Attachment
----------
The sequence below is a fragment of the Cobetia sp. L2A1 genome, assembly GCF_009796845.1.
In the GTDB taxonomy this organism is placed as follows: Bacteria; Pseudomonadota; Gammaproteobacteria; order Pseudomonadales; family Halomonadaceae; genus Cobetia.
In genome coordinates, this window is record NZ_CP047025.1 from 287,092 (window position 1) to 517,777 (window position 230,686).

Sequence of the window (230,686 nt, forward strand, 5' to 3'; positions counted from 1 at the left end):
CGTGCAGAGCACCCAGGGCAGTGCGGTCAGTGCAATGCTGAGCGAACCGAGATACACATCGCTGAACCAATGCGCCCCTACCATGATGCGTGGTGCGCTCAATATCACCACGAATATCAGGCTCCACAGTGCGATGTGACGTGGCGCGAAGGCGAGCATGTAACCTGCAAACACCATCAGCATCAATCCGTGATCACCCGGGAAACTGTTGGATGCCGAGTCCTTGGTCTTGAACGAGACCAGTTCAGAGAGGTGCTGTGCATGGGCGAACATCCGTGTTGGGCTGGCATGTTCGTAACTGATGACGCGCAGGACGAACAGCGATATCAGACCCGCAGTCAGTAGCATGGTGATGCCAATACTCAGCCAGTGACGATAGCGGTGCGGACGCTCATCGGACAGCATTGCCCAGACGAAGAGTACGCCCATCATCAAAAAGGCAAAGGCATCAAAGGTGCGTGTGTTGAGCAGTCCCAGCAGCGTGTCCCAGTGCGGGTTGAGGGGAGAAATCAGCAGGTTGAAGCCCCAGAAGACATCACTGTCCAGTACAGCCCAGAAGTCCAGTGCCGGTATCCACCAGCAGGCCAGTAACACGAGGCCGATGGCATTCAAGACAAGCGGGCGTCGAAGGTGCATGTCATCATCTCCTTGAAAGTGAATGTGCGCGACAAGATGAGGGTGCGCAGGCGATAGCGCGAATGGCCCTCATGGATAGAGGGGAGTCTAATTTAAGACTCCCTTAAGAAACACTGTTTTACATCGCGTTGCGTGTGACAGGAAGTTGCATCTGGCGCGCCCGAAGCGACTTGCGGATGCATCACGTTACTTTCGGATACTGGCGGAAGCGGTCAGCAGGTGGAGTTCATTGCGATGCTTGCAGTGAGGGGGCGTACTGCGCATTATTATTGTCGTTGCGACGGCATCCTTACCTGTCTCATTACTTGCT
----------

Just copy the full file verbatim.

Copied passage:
The sequence below is a fragment of the Cobetia sp. L2A1 genome, assembly GCF_009796845.1.
In the GTDB taxonomy this organism is placed as follows: Bacteria; Pseudomonadota; Gammaproteobacteria; order Pseudomonadales; family Halomonadaceae; genus Cobetia.
In genome coordinates, this window is record NZ_CP047025.1 from 287,092 (window position 1) to 517,777 (window position 230,686).

Sequence of the window (230,686 nt, forward strand, 5' to 3'; positions counted from 1 at the left end):
CGTGCAGAGCACCCAGGGCAGTGCGGTCAGTGCAATGCTGAGCGAACCGAGATACACATCGCTGAACCAATGCGCCCCTACCATGATGCGTGGTGCGCTCAATATCACCACGAATATCAGGCTCCACAGTGCGATGTGACGTGGCGCGAAGGCGAGCATGTAACCTGCAAACACCATCAGCATCAATCCGTGATCACCCGGGAAACTGTTGGATGCCGAGTCCTTGGTCTTGAACGAGACCAGTTCAGAGAGGTGCTGTGCATGGGCGAACATCCGTGTTGGGCTGGCATGTTCGTAACTGATGACGCGCAGGACGAACAGCGATATCAGACCCGCAGTCAGTAGCATGGTGATGCCAATACTCAGCCAGTGACGATAGCGGTGCGGACGCTCATCGGACAGCATTGCCCAGACGAAGAGTACGCCCATCATCAAAAAGGCAAAGGCATCAAAGGTGCGTGTGTTGAGCAGTCCCAGCAGCGTGTCCCAGTGCGGGTTGAGGGGAGAAATCAGCAGGTTGAAGCCCCAGAAGACATCACTGTCCAGTACAGCCCAGAAGTCCAGTGCCGGTATCCACCAGCAGGCCAGTAACACGAGGCCGATGGCATTCAAGACAAGCGGGCGTCGAAGGTGCATGTCATCATCTCCTTGAAAGTGAATGTGCGCGACAAGATGAGGGTGCGCAGGCGATAGCGCGAATGGCCCTCATGGATAGAGGGGAGTCTAATTTAAGACTCCCTTAAGAAACACTGTTTTACATCGCGTTGCGTGTGACAGGAAGTTGCATCTGGCGCGCCCGAAGCGACTTGCGGATGCATCACGTTACTTTCGGATACTGGCGGAAGCGGTCAGCAGGTGGAGTTCATTGCGATGCTTGCAGTGAGGGGGCGTACTGCGCATTATTATTGTCGTTGCGACGGCATCCTTACCTGTCTCATTACTTGCT